If you thought that high-intensity training (HIT) was just for lycra-clad gym buffs, then think again. Because this style of exercise can also help the elderly.
According to a recent study, pensioners can dramatically boost their health by doing just one minute of intense exercise twice a week.
Scientists at Abertay University in Dundee found that in just six weeks the physical fitness of older people improved significantly and blood pressure was lowered.
Participants in the study were put through an exercise regime involving two sessions of high-intensity training a week, with six-second sprints on an exercise bike.
It is the first time that the effect of high-intensity training (HIT) on the health of pensioners has been tested, the researchers said.
They believe the regime could provide an alternative to the current exercise guidelines for older people, which many find difficult to meet.
The university's Dr John Babraj said: "What we found with this study - which involves doing just one minute of exercise twice a week - is that it not only improved the participants' physical health and ability to do these things, but also their perceptions of their own ability to engage in physical activity.
"They enjoyed it, were delighted with the effects it had on their health and, on top of that, felt they could fit it into their lives, which is something they aren't able to do with current exercise recommendations.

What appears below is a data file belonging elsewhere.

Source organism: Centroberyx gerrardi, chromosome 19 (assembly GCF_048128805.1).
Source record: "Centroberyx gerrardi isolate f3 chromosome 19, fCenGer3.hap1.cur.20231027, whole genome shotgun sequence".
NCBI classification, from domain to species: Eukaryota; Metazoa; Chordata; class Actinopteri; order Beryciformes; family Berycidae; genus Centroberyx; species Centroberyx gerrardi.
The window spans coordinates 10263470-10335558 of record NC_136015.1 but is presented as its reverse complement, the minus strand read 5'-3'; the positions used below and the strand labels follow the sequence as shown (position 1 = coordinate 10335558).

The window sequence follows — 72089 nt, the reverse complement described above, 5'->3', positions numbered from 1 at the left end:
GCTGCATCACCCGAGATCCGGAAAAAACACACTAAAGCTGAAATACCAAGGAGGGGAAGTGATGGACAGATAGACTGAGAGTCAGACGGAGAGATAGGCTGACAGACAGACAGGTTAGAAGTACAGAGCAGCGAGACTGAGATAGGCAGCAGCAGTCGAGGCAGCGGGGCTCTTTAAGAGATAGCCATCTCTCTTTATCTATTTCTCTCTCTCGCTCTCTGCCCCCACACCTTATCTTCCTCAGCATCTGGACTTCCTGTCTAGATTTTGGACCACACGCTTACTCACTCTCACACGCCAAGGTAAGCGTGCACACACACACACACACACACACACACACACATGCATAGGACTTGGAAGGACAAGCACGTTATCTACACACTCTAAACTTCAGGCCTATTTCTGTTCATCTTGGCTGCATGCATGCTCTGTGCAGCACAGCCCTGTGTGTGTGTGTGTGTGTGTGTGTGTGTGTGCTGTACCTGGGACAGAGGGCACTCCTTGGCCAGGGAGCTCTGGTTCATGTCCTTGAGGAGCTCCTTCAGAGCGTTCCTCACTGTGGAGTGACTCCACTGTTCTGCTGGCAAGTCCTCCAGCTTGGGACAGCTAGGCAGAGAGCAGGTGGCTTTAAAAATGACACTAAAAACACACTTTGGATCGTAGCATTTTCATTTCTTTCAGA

"If people aren't meeting the targets, we need to find ways to work with them when it comes to exercise, rather than just persisting with something that isn't working.
"High-intensity training is an achievable alternative that could make a real difference to people's health and their quality of life.
"When it comes to the sprints, you don't have to go at the speed of someone like Usain Bolt.
"As long as you are putting in your maximal effort - whatever speed that happens to be - it will improve your health."
He urged people to consult their doctor before starting high-intensity training in case there are any underlying health issues.